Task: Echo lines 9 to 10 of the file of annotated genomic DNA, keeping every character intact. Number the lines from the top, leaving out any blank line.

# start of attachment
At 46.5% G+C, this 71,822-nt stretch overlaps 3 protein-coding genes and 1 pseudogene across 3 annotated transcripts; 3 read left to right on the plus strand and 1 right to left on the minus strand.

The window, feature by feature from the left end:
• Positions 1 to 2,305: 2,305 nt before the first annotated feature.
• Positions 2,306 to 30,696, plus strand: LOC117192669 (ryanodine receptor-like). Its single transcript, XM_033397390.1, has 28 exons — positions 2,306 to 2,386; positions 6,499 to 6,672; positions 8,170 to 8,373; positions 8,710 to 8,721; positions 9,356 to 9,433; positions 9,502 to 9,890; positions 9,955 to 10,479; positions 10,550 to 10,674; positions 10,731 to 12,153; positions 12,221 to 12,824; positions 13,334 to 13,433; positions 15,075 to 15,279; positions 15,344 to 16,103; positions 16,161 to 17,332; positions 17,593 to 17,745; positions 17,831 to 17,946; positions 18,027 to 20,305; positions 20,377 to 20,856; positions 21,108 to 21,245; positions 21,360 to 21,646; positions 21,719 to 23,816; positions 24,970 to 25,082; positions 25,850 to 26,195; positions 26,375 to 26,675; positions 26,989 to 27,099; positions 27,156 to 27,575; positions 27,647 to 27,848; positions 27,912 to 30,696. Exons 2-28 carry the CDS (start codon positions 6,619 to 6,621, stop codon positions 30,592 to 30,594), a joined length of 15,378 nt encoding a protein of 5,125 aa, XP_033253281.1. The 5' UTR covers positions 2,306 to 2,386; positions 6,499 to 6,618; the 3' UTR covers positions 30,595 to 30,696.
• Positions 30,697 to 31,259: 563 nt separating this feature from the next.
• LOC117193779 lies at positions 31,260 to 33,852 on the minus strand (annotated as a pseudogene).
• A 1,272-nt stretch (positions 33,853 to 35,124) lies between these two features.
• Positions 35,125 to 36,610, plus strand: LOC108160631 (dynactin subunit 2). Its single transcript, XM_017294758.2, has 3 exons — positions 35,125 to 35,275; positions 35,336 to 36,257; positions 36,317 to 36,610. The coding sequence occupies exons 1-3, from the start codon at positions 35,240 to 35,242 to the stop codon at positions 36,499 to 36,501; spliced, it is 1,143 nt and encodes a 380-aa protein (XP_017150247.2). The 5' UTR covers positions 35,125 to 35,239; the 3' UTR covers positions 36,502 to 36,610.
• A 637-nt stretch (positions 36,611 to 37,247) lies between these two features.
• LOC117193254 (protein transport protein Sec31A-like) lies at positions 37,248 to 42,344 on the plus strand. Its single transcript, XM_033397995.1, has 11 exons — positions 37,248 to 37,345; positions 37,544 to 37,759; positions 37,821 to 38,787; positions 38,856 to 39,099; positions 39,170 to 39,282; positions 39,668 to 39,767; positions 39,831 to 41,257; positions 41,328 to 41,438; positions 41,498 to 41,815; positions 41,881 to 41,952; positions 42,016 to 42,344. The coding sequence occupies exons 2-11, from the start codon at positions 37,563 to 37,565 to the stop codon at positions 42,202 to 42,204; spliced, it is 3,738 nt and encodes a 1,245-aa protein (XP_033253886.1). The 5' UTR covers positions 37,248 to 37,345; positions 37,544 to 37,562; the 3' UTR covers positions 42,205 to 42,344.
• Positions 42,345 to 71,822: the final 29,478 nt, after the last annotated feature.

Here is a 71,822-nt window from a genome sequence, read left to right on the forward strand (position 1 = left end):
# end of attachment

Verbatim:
• A 637-nt stretch (positions 36,611 to 37,247) lies between these two features.
• LOC117193254 (protein transport protein Sec31A-like) lies at positions 37,248 to 42,344 on the plus strand. Its single transcript, XM_033397995.1, has 11 exons — positions 37,248 to 37,345; positions 37,544 to 37,759; positions 37,821 to 38,787; positions 38,856 to 39,099; positions 39,170 to 39,282; positions 39,668 to 39,767; positions 39,831 to 41,257; positions 41,328 to 41,438; positions 41,498 to 41,815; positions 41,881 to 41,952; positions 42,016 to 42,344. The coding sequence occupies exons 2-11, from the start codon at positions 37,563 to 37,565 to the stop codon at positions 42,202 to 42,204; spliced, it is 3,738 nt and encodes a 1,245-aa protein (XP_033253886.1). The 5' UTR covers positions 37,248 to 37,345; positions 37,544 to 37,562; the 3' UTR covers positions 42,205 to 42,344.